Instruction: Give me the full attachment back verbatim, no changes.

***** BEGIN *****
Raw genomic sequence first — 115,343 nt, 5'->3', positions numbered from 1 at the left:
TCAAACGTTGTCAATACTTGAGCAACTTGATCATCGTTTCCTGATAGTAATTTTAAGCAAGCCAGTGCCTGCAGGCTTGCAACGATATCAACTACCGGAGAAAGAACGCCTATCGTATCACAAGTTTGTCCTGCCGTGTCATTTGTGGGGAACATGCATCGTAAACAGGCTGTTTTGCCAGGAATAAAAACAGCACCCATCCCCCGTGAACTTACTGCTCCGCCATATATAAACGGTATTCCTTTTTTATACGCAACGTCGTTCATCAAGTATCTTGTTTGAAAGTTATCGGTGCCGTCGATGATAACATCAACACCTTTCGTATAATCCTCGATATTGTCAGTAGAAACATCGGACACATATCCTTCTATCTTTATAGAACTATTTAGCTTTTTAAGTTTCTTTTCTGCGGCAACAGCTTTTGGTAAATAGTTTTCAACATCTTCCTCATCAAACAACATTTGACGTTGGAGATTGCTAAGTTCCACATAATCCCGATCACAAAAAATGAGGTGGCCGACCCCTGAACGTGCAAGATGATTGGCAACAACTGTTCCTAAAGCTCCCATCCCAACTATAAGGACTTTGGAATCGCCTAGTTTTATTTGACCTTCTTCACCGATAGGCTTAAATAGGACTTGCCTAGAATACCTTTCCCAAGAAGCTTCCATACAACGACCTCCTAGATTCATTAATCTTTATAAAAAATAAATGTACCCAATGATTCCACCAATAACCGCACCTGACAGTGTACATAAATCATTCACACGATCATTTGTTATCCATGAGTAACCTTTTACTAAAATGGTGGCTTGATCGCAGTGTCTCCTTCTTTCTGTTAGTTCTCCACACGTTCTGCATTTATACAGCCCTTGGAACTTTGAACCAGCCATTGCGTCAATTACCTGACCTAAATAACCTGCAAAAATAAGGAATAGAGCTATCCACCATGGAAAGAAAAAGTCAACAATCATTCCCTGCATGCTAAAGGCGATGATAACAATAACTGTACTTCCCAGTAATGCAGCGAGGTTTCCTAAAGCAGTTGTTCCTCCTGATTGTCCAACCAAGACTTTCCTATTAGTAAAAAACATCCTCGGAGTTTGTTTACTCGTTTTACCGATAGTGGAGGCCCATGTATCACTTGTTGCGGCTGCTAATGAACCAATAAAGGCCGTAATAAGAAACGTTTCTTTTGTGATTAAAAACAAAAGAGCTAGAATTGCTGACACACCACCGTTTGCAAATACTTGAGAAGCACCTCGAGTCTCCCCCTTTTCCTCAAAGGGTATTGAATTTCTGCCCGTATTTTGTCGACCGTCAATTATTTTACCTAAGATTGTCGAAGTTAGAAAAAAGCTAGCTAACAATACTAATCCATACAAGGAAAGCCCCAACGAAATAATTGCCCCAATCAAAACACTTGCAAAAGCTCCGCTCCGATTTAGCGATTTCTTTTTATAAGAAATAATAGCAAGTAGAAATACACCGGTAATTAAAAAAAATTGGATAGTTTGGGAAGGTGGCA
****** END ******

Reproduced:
Raw genomic sequence first — 115,343 nt, 5'->3', positions numbered from 1 at the left:
TCAAACGTTGTCAATACTTGAGCAACTTGATCATCGTTTCCTGATAGTAATTTTAAGCAAGCCAGTGCCTGCAGGCTTGCAACGATATCAACTACCGGAGAAAGAACGCCTATCGTATCACAAGTTTGTCCTGCCGTGTCATTTGTGGGGAACATGCATCGTAAACAGGCTGTTTTGCCAGGAATAAAAACAGCACCCATCCCCCGTGAACTTACTGCTCCGCCATATATAAACGGTATTCCTTTTTTATACGCAACGTCGTTCATCAAGTATCTTGTTTGAAAGTTATCGGTGCCGTCGATGATAACATCAACACCTTTCGTATAATCCTCGATATTGTCAGTAGAAACATCGGACACATATCCTTCTATCTTTATAGAACTATTTAGCTTTTTAAGTTTCTTTTCTGCGGCAACAGCTTTTGGTAAATAGTTTTCAACATCTTCCTCATCAAACAACATTTGACGTTGGAGATTGCTAAGTTCCACATAATCCCGATCACAAAAAATGAGGTGGCCGACCCCTGAACGTGCAAGATGATTGGCAACAACTGTTCCTAAAGCTCCCATCCCAACTATAAGGACTTTGGAATCGCCTAGTTTTATTTGACCTTCTTCACCGATAGGCTTAAATAGGACTTGCCTAGAATACCTTTCCCAAGAAGCTTCCATACAACGACCTCCTAGATTCATTAATCTTTATAAAAAATAAATGTACCCAATGATTCCACCAATAACCGCACCTGACAGTGTACATAAATCATTCACACGATCATTTGTTATCCATGAGTAACCTTTTACTAAAATGGTGGCTTGATCGCAGTGTCTCCTTCTTTCTGTTAGTTCTCCACACGTTCTGCATTTATACAGCCCTTGGAACTTTGAACCAGCCATTGCGTCAATTACCTGACCTAAATAACCTGCAAAAATAAGGAATAGAGCTATCCACCATGGAAAGAAAAAGTCAACAATCATTCCCTGCATGCTAAAGGCGATGATAACAATAACTGTACTTCCCAGTAATGCAGCGAGGTTTCCTAAAGCAGTTGTTCCTCCTGATTGTCCAACCAAGACTTTCCTATTAGTAAAAAACATCCTCGGAGTTTGTTTACTCGTTTTACCGATAGTGGAGGCCCATGTATCACTTGTTGCGGCTGCTAATGAACCAATAAAGGCCGTAATAAGAAACGTTTCTTTTGTGATTAAAAACAAAAGAGCTAGAATTGCTGACACACCACCGTTTGCAAATACTTGAGAAGCACCTCGAGTCTCCCCCTTTTCCTCAAAGGGTATTGAATTTCTGCCCGTATTTTGTCGACCGTCAATTATTTTACCTAAGATTGTCGAAGTTAGAAAAAAGCTAGCTAACAATACTAATCCATACAAGGAAAGCCCCAACGAAATAATTGCCCCAATCAAAACACTTGCAAAAGCTCCGCTCCGATTTAGCGATTTCTTTTTATAAGAAATAATAGCAAGTAGAAATACACCGGTAATTAAAAAAAATTGGATAGTTTGGGAAGGTGGCA